Tuesday, August 12, 2014

The Misfortune of Montgomery Clift

The men in Tennessee Williams' work never seem to elicit the same sort of fervor as his female characters. And with such indelible women as Blanche DuBois, Amanda Wingfield, and Maggie the Cat, among others, it's easy to see how their male counterparts tend to get overshadowed by such towering creations. Especially when they've been brought to life by such sublime actresses as Vivien Leigh, Cate Blanchett, Jessica Lange, Cherry Jones, Elizabeth Taylor, and Scarlett Johansson. There are exceptions, of course, Stanley Kowalski immediately comes to mind, but outside of Brando's performance do you ever hear him mentioned in quite the same way as that play's ladies? Even at the most recent production of The Glass Menagerie on Broadway in which Zachary Quinto's performance as Tennessee Williams stand-in, Tom, gained some of the play's best reviews, he still found himself as the odd man out when it came to Tony recognition. Once again upstaged by the Williams women.

For this week's edition of Hit Me With Your Best Shot from Nathaniel at The Film Experience we took on the film adaptation of a Tennessee Williams One-Act that became the gonzo Southern Gothic melodrama Suddenly, Last Summer. You name it, this movie's got it - cannibals, predatory gays, lobotomies, suggestive swimwear, and a couple of Oscar-nominated performances from two of Classic Hollywood's finest actresses (domineering Katharine Hepburn as the WASP-iest Southern Grand Dame ever to grace the screen and the buxom Elizabeth Taylor going off the deep end magnificently) that perpetuate the long-standing Williams womanly tradition. But as campy and delicious as those two turns were, I kept getting drawn into the sad eyes of Montgomery Clift as the observant Dr. Cukrowicz. Not necessarily for the performance he was giving (because those ladies were overpowering him) but because Monty himself suddenly seemed like one of Willimas' women - so lost and fragile. As delicate as Laura in Glass Menagerie, capable of breaking at any moment.

There had always been something softer about Montgomery Clift. Beneath the manly visage of the star, there was always a haunted quality and a femininity married to his masculinity. But after the car crash that almost left him for dead (saved only by kindred spirit Elizabeth Taylor - who certainly knew about suffering. Husband Mike Todd died just before filming of this movie, allowing her to access a well of emotions for her impassioned monologues), Clift seemed to become a shell of himself. Retreating into alcohol and drugs to numb the pain, it has been noted that his life after the accident was the longest suicide in Hollywood history.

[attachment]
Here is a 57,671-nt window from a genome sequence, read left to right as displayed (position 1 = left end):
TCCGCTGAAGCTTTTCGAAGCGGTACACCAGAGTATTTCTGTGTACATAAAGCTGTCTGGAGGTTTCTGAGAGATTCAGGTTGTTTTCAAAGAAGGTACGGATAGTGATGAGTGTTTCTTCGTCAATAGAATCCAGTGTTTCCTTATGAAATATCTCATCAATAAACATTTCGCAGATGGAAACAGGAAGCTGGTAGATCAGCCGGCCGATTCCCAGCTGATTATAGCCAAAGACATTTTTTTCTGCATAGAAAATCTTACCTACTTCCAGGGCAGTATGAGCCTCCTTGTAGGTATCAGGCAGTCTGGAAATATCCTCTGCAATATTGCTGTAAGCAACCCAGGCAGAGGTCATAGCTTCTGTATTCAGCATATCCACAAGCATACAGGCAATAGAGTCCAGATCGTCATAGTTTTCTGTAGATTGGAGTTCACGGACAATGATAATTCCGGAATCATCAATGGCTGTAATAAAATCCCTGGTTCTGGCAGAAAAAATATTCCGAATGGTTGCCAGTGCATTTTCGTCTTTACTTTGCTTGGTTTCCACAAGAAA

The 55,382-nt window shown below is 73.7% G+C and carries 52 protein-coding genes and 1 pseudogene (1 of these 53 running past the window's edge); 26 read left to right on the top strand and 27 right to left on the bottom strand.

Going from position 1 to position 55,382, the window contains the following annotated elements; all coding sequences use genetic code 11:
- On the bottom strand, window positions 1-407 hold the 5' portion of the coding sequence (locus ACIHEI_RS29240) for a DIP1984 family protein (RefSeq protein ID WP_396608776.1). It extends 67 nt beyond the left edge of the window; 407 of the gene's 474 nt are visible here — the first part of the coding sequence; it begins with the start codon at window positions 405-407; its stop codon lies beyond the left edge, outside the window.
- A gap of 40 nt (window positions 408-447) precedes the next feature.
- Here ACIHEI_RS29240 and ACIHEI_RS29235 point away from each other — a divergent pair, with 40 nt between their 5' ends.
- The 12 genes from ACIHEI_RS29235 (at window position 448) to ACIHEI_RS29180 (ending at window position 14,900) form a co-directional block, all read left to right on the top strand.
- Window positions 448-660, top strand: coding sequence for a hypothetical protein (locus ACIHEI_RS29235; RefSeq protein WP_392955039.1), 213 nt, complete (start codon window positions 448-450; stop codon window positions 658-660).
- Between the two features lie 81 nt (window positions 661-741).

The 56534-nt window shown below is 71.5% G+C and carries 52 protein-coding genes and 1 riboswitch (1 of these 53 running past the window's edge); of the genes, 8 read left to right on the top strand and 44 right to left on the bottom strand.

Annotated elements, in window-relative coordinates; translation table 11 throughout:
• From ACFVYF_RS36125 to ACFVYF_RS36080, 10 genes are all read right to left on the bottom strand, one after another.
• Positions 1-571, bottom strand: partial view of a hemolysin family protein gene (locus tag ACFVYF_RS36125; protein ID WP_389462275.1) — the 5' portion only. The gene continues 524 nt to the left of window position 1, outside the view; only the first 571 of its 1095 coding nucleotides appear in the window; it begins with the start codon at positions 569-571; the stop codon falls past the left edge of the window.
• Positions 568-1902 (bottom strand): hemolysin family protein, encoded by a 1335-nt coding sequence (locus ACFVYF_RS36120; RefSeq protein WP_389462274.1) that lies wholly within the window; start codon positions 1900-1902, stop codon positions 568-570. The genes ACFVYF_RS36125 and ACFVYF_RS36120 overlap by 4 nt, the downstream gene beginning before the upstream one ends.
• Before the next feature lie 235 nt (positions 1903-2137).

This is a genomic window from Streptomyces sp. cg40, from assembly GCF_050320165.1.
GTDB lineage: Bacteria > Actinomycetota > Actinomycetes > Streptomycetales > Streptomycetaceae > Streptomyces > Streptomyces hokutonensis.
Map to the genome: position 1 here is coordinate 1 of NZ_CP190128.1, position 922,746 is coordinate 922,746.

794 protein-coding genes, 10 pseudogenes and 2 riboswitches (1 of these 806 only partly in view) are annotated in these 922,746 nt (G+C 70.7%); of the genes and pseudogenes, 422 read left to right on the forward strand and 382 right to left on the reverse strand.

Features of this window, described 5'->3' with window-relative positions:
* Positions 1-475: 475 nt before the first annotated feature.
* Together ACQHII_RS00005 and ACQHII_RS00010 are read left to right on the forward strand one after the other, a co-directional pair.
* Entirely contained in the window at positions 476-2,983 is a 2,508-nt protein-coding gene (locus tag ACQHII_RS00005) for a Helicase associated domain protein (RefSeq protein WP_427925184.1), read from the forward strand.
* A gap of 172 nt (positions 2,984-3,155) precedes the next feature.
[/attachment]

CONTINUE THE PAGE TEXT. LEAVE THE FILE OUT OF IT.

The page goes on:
He was such a liability that he couldn't even get insured for the film's production. He only appeared in it at the insistence of Taylor, who used her power as the biggest box office draw to secure Monty a job. And as the two actresses spend most of the film in elaborate soliloquies, Monty silently listens, taking in what they say but not completely registering entirely what is happening around him.

After he meets Hepburn's Violet Venable in her late son Sebastian's primitive jungle (complete with Venus Fly Trap, naturally), she goes on and on about her poet son and as she describes him, Monty begins to become the stand-in for him. We never once see Sebastian's face, even during Catherine's flashback as to what happened and perhaps because Monty was also gay in real-life, the connection seems natural. When the truth is learned and Violet suddenly seems to be the one to lose her own mind, she even mistakes Monty's doctor to be her dead son. Not to say that Monty was devoured by a pack of ravenous boys as Sebastian was, but he was devoured just the same.

Right before Monty leaves the house on his first visit, he and Violet stop in front of a statue of the Angel of Death, a macabre yet grotesquely beautiful winged skeleton. Violet looks out over the prehistoric plants that populate the setting,
"Millions of years ago, dinosaurs fed on the leaves of these trees. They were vegetarians. That's why they became extinct. They were just too gentle for their size. Then the carnivores, the ones that eat flesh - the killers - inherited the earth. But then they always do, don't they..."

Monty is left alone looking bewildered (but after a half an hour of Hepburn's rants on birds of death, fly-eating plants, and a mother/son relationship that seems a little too close for comfort, bewildered is probably putting it mildly). Even though her words are about her son and foreshadow the fate of Sebastian, it's hard not to read into it in regards to Monty's own life. Monty's own demons were carnivorous, chasing him the way the wild pack would Sebastian, and as the grinning skull looks down on the actor, foreshadowing his own untimely demise, it was not the character in the film that looked adrift, but the actor himself. He would only live another 7 years after this film was made, finally unable to outrun his own demons. Perhaps he never stood a chance to begin with. Like a Tennessee Williams heroine, he was too gentle for this world.


  1. i feel too emotionally fragile to read this tonight. The second I know that something is about Montgomery Clift's own damage I have to steel myself. I love him SO much... though this is a strangely tentative performance.

    but when i gather my strength i shall read it fully and enjoy fully.

    1. ever since i first saw him in A PLACE IN THE SUN as a young teenager, i became an instant admirer. he's also one of my favorites.

      and it's that tentativeness in this film that was making my heart break for him. capable of so much more, he just seemed so skittish. like he wasn't prepared to tackle the material or hold his own against these actresses that were nothing but nurturing and understanding of him. he couldn't get out of his own way.